- August 11, 2017
- Posted by: Vincent Sarullo
- Category: Cryptocurrency
Cryptocurrency Fund Managers: SEC Update
Guest Post by the Kevin Cott Law Group
On Tuesday evening the SEC issued a significant report for cryptocurrency fund managers, announcing its determination that blockchain tokens offered and sold by an organization called The DAO were securities, subject to federal regulation. In its report, the SEC analyzed whether The DAO, Slock.it UG (a German corporation), Slock.it UG’s co-founders, and any intermediaries that brokered transactions violated federal securities laws through the issuance of DAO Tokens. Although the SEC ultimately elected not to bring charges or make specific findings regarding the transactions in connection with the issuance of DAO tokens, the SEC provided a cautionary report to all individuals and entities involved with future and past Initial Coin Offerings (ICOs), including cryptocurrency fund managers. Below is a brief background of the emergence of cryptocurrencies and ICOs, a securities analysis framework for ICOs moving forward, and finally our guidance regarding how certain virtual currency participants—particularly cryptocurrency fund managers—should proceed in light of the SEC’s report.
Understanding the terms
Blockchain: Blockchain is an emerging piece of technology that generally serves as a distributed electronic ledger—similar to a database of stored information—that is spread out and maintained by multiple individuals in a network of computers. Blockchain networks utilize cryptography and encryption methods to secure, process, and verify transactions that occur on the blockchain network. Virtual currencies (such as Bitcoin, Ethereum, and Litecoin) utilize blockchain technology to create and verify transactions that occur between users of the virtual currency.
Virtual Currencies (also labeled cryptocurrencies): Virtual currency is a digital representation of value that is issued and controlled by its developers, and used and accepted among the members of a specific (virtual) community. Unlike regular money, it is not issued by a central bank or other banking authority and is therefore called unregulated, decentralized and relying on a system of trust; this trust is typically accomplished through the use of cryptographic methods in blockchain technology. Many virtual currencies are convertible and can be exchanged to “real” money like the US Dollars.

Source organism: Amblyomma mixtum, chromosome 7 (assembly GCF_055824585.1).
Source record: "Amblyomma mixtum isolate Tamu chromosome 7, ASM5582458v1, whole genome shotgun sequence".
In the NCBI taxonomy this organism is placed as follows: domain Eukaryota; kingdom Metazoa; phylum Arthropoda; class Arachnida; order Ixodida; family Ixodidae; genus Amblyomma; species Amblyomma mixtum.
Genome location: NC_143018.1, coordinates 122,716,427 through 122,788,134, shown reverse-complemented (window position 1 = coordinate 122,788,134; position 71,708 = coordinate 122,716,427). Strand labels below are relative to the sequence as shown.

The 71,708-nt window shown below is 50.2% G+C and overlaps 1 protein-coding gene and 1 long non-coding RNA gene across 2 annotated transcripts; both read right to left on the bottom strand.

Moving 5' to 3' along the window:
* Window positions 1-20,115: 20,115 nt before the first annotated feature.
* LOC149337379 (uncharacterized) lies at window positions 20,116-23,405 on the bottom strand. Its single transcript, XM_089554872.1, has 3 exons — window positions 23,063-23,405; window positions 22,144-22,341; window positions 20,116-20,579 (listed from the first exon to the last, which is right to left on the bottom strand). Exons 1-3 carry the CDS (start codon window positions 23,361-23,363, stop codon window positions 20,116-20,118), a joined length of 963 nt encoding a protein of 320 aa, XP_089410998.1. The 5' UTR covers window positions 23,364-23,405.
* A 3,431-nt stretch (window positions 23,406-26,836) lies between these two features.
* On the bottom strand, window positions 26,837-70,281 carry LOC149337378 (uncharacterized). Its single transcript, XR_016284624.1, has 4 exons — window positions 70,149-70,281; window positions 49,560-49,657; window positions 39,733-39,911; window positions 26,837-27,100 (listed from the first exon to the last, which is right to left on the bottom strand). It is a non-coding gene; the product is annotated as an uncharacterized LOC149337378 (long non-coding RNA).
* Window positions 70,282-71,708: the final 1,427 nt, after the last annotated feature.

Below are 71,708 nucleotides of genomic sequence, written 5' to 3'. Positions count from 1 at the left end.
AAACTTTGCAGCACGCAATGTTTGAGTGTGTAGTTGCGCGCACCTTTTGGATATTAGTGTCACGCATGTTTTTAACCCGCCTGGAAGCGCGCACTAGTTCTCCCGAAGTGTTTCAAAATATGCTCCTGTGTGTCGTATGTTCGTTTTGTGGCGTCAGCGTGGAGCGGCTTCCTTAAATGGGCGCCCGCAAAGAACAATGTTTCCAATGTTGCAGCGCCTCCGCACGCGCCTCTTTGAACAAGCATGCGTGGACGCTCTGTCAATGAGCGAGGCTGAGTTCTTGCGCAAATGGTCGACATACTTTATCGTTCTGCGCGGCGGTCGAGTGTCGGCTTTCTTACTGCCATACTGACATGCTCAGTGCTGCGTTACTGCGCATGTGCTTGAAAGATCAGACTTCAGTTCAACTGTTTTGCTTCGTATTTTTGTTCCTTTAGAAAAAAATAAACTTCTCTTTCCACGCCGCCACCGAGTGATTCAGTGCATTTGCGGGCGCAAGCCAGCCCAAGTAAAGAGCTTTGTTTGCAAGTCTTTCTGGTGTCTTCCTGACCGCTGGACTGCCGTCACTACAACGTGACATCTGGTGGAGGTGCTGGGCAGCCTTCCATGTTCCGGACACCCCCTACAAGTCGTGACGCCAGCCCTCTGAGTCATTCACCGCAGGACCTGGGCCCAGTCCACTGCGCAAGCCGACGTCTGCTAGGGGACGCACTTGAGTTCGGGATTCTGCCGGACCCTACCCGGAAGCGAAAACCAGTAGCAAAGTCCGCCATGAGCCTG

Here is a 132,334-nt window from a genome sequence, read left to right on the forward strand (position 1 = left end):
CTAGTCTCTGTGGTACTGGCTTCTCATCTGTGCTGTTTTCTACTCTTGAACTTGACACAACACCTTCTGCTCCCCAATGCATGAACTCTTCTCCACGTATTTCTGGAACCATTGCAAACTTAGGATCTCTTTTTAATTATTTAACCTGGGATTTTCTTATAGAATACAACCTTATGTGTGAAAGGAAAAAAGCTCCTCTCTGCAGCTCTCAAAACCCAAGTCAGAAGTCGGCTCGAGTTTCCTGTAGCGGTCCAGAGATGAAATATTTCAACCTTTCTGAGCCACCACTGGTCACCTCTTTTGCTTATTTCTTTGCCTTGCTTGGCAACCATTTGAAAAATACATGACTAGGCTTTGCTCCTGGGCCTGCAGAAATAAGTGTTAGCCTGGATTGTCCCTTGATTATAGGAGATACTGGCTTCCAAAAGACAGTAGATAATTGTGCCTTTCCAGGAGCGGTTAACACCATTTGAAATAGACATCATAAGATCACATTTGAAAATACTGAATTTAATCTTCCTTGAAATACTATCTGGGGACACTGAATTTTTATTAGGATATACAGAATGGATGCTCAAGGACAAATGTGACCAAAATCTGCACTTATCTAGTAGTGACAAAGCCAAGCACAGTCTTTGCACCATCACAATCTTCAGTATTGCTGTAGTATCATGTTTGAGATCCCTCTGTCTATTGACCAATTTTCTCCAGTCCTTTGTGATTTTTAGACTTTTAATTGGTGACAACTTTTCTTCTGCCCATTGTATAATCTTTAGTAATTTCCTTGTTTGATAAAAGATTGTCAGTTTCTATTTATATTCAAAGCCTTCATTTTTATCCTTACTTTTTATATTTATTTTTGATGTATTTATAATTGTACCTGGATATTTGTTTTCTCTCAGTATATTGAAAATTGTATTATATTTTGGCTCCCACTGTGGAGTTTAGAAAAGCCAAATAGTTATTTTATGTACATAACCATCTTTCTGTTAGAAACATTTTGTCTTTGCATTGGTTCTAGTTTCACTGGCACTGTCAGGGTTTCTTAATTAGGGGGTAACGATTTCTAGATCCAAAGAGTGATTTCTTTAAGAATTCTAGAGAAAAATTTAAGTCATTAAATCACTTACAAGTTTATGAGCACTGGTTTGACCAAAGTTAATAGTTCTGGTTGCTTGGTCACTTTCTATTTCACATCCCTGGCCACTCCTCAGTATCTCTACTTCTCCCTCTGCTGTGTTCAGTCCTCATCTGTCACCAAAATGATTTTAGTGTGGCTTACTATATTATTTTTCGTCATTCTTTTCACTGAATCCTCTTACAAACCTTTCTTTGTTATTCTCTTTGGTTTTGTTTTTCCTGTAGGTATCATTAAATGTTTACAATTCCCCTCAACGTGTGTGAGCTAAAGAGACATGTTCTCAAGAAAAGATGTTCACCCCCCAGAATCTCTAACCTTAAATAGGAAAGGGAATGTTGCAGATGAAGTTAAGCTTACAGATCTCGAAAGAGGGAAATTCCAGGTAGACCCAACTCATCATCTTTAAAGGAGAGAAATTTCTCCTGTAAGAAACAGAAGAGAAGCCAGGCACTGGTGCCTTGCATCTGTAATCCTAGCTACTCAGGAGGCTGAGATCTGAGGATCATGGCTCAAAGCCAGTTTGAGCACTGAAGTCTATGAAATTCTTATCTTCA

Virtual Tokens or Coins: Virtual tokens or coins are typically units of value for virtual currencies. While virtual tokens or coins may represent other rights such as the right to utilize a product, virtual tokens or coins can often represent a financial interest in an entity or product; the latter potentially constituting a security.
Understanding the ICO
In an ICO, a company or other entity creates specialized virtual coins or tokens that it later distributes using blockchain technology. Individuals and entities that purchase these virtual coins or tokens typically exchange virtual currencies such as Bitcoin or Ether for the ICO company’s virtual coins or tokens. The capital raised in an ICO may go towards funding of a digital program, software, or other project. The virtual tokens or coins issued in an ICO can potentially be utilized by purchasers to access the digital platform, software, or contribute to the project in some capacity.
Where promoters and cryptocurrency fund managers may run afoul of federal securities laws is in situations where the ICO involves a return on investment or an interest in the company. For example, a startup company could potentially raise capital through an ICO; in lieu of issuing stock to investors, it could conduct an ICO and distribute virtual coins or tokens to investors, promising a share of future profits. Investors–including cryptocurrency fund managers–could then sell and purchase the virtual tokens or coins of the ICO for virtual currency or fiat currency (U.S. dollars) via virtual currency exchanges, thus creating a secondary market for the virtual coins or tokens of the ICO.
After the SECs release, the virtual coins or tokens that the company distributed would likely be considered securities subject to federal regulation. In addition, cryptocurrency fund managers purchasing such coins or tokens would need to comply with relevant Investment Adviser Act and Investment Company Act provisions and the virtual currency exchanges would likely be required to register as broker-dealers to avoid violation of federal securities laws.
In the SEC’s report, the SEC refrained from laying down concrete rules . . .
To continue reading this article, please visit the Cott Law Group blog: http://cottlawgroup.com/cryptocurrency-fund/